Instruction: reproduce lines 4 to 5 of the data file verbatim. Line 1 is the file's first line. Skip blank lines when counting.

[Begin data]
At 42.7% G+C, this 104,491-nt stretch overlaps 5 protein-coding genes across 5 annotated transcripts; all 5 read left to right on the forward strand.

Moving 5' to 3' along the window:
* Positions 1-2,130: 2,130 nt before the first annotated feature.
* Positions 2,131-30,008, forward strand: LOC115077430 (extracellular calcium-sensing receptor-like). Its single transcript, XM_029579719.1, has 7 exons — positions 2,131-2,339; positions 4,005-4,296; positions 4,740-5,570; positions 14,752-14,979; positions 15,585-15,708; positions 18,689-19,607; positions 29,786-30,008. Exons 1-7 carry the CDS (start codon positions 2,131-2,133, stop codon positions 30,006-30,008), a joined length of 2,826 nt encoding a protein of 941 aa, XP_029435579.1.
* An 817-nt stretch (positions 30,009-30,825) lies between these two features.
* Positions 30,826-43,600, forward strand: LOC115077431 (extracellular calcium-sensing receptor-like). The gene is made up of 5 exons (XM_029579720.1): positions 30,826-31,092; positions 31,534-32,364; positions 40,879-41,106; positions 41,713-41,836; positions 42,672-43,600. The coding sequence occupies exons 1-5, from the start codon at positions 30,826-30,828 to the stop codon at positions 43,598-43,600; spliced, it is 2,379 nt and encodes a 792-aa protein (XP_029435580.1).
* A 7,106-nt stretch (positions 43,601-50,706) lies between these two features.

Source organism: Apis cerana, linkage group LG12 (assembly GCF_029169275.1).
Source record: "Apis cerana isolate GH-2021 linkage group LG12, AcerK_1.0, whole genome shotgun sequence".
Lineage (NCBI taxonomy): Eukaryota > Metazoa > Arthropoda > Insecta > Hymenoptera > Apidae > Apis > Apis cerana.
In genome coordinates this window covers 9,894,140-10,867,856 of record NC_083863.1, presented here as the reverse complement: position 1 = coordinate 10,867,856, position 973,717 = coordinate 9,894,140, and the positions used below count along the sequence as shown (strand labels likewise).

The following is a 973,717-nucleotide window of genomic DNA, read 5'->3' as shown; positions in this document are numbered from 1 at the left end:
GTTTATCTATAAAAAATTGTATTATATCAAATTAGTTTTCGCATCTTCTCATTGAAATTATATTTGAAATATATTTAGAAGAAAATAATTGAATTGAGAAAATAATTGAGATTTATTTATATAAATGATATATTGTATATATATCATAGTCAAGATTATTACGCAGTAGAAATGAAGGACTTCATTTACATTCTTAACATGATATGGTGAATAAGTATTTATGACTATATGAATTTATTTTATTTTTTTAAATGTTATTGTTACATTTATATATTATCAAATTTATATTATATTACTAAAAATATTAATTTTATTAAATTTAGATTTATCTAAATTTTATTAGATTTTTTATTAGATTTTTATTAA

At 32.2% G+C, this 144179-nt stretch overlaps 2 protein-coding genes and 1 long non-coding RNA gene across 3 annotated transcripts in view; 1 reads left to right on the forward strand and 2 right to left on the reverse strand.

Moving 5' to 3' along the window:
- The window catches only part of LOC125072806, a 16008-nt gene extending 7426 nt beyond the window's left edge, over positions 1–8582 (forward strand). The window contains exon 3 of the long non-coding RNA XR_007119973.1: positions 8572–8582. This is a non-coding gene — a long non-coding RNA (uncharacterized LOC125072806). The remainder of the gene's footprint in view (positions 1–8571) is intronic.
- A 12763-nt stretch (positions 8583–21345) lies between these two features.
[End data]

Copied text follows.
* Positions 2,131-30,008, forward strand: LOC115077430 (extracellular calcium-sensing receptor-like). Its single transcript, XM_029579719.1, has 7 exons — positions 2,131-2,339; positions 4,005-4,296; positions 4,740-5,570; positions 14,752-14,979; positions 15,585-15,708; positions 18,689-19,607; positions 29,786-30,008. Exons 1-7 carry the CDS (start codon positions 2,131-2,133, stop codon positions 30,006-30,008), a joined length of 2,826 nt encoding a protein of 941 aa, XP_029435579.1.
* An 817-nt stretch (positions 30,009-30,825) lies between these two features.